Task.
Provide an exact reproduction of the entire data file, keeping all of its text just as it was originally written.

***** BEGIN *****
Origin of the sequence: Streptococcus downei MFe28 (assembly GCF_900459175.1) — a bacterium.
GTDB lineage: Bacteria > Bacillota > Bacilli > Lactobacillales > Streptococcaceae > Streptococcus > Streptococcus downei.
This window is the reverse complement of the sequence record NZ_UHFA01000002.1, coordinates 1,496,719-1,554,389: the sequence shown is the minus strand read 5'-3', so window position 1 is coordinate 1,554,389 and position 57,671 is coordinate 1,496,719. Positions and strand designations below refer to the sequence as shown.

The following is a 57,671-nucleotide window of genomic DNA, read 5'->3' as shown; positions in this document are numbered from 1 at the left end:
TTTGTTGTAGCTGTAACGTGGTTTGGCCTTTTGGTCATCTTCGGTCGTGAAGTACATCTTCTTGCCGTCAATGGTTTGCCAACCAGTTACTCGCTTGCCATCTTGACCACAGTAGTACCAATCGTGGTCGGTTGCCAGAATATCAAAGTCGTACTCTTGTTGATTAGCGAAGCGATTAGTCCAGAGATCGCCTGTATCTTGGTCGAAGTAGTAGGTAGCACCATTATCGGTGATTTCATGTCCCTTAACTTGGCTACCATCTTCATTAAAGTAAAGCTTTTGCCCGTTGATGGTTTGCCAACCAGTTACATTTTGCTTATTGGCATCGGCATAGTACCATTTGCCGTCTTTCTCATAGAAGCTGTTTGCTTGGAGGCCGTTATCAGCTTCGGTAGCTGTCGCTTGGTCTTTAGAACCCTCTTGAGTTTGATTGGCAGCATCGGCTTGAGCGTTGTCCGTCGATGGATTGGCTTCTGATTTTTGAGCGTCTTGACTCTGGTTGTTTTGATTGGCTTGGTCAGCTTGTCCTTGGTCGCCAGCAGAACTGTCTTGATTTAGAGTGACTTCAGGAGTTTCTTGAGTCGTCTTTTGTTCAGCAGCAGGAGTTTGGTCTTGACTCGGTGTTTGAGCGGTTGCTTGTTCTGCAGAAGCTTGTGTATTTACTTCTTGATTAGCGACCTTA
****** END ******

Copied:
Origin of the sequence: Streptococcus downei MFe28 (assembly GCF_900459175.1) — a bacterium.
GTDB lineage: Bacteria > Bacillota > Bacilli > Lactobacillales > Streptococcaceae > Streptococcus > Streptococcus downei.
This window is the reverse complement of the sequence record NZ_UHFA01000002.1, coordinates 1,496,719-1,554,389: the sequence shown is the minus strand read 5'-3', so window position 1 is coordinate 1,554,389 and position 57,671 is coordinate 1,496,719. Positions and strand designations below refer to the sequence as shown.

The following is a 57,671-nucleotide window of genomic DNA, read 5'->3' as shown; positions in this document are numbered from 1 at the left end:
TTTGTTGTAGCTGTAACGTGGTTTGGCCTTTTGGTCATCTTCGGTCGTGAAGTACATCTTCTTGCCGTCAATGGTTTGCCAACCAGTTACTCGCTTGCCATCTTGACCACAGTAGTACCAATCGTGGTCGGTTGCCAGAATATCAAAGTCGTACTCTTGTTGATTAGCGAAGCGATTAGTCCAGAGATCGCCTGTATCTTGGTCGAAGTAGTAGGTAGCACCATTATCGGTGATTTCATGTCCCTTAACTTGGCTACCATCTTCATTAAAGTAAAGCTTTTGCCCGTTGATGGTTTGCCAACCAGTTACATTTTGCTTATTGGCATCGGCATAGTACCATTTGCCGTCTTTCTCATAGAAGCTGTTTGCTTGGAGGCCGTTATCAGCTTCGGTAGCTGTCGCTTGGTCTTTAGAACCCTCTTGAGTTTGATTGGCAGCATCGGCTTGAGCGTTGTCCGTCGATGGATTGGCTTCTGATTTTTGAGCGTCTTGACTCTGGTTGTTTTGATTGGCTTGGTCAGCTTGTCCTTGGTCGCCAGCAGAACTGTCTTGATTTAGAGTGACTTCAGGAGTTTCTTGAGTCGTCTTTTGTTCAGCAGCAGGAGTTTGGTCTTGACTCGGTGTTTGAGCGGTTGCTTGTTCTGCAGAAGCTTGTGTATTTACTTCTTGATTAGCGACCTTA